Meanwhile, NY did not fair as well. It took NY almost 2 weeks to enact gas rationing, and sadly there was a focus by Mayor Bloomberg to hold the NY Marathon which would pull resources and energy away from the recovery effort. People were suffering and fighting for their lives and this man wanted to hold a race that took runners through the devastated areas because it showed “resilience” and provided an economic benefit. The race was eventually postponed due to an overwhelming public outcry. One wonderful thing that came out of this was that many of the runners who had flown in for the race volunteered their time to help victims from the storm however they could.
The bottom line is while it is important to vote for the person who represents WHAT you believe in, it is just as important to vote for WHO will do what is needed when it is needed despite political B.S. Beliefs are important, but the ability to act is also important. Exercise your right and vote…but please, don’t vote blindly. Go into that poll booth informed and educated about your candidates.
8. I can live without coffee.
No power = No coffee maker. The first few days after the storm, there wasn’t a convenience store open within miles and about 90% of my town was without power. I missed my coffee, but by the 3rd day, I had fallen into the routine of boiling some water on my stovetop and settled in to drinking a cup of tea instead. Although I’ve had a few cups of coffee since our power has been restored, I don’t feel that I “need” it. I’ve realized that it’s just the comfort of having a hot drink to start my day that I love. I now find myself enjoying a cup of tea many mornings.
9. It’s OK to accept help from others.
We all have a sense of pride. Heck, we went 5 days without power and heat because we didn’t want to “impose” on family or friends. Looking back, that was kind of stupid. We were in need, and people WANTED to help. Sometimes it just makes more sense to accept the help.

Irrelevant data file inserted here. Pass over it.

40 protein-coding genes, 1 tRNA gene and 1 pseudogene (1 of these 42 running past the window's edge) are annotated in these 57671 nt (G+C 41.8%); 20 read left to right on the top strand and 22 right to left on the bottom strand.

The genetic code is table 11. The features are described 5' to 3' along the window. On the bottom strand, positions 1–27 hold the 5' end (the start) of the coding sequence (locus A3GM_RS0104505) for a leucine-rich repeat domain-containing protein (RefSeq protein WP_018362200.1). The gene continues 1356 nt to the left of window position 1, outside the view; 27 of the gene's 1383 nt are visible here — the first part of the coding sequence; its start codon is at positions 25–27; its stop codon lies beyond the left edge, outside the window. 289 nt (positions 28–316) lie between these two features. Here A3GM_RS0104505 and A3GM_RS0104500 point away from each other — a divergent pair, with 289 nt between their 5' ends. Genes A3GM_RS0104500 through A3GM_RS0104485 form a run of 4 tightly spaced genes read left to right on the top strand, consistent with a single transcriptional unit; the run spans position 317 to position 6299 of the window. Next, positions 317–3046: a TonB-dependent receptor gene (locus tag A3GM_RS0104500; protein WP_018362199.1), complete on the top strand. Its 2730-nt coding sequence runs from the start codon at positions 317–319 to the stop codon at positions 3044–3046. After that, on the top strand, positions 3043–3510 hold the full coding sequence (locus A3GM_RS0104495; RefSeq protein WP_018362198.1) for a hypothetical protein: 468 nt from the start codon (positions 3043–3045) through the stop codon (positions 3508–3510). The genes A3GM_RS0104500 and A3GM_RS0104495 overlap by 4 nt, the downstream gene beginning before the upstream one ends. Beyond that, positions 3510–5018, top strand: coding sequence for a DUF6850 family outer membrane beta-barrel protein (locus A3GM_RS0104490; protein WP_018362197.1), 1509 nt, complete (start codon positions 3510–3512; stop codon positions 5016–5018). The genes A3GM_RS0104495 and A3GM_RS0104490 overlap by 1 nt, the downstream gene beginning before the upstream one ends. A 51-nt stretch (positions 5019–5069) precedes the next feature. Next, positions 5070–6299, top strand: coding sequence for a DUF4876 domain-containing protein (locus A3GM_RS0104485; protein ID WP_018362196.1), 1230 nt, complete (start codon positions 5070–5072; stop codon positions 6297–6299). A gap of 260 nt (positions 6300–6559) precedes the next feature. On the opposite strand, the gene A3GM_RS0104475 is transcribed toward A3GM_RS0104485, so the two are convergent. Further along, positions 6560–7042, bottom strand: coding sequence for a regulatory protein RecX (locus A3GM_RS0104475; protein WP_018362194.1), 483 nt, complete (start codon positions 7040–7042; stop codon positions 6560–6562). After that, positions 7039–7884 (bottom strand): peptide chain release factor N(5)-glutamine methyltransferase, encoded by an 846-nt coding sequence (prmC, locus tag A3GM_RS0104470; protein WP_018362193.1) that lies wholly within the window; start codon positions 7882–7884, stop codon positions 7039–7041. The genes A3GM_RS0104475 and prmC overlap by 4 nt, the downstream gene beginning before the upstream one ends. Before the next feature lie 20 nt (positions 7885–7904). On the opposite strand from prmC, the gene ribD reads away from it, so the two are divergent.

10. “Thank You” is a very powerful word.
Utility workers were working 16 hour shifts for over 2 weeks straight. Linemen came from far-away states to help in the restoration of over 2 million people who lost their power during the storm. These guys and ladies worked their tails off despite the lousy conditions, exhaustion and not-so-nice comments from tired, cold and irritated customers. One day while on a walk, I ran into some guys working and I stopped to tell them “Thank you”. I told them how much I appreciated what they were doing. I can’t tell you how sincere and genuine their smiles were when I did so. It truly touched them to know that people recognized how much work and effort they were putting forth. From that day on, I made it a point to say “Thank you” to the workers whenever I saw them. Thank you. Thank you. Thank you. Those two little words can make a world of difference to someone. Be generous with them!
So there you have it. Hurricane Sandy may have left a wake of destruction in her path, but it is important that we take note of the valuable lessons she has left us as well.
And that will conclude my “series” on this storm. I am happy to say my studio is back to normal and I have been busy sewing up high chair covers for all my wait list customers. I also have a few fun tutorials in my plans. It’s time to get back to “normal”. Ready, Set, SEW!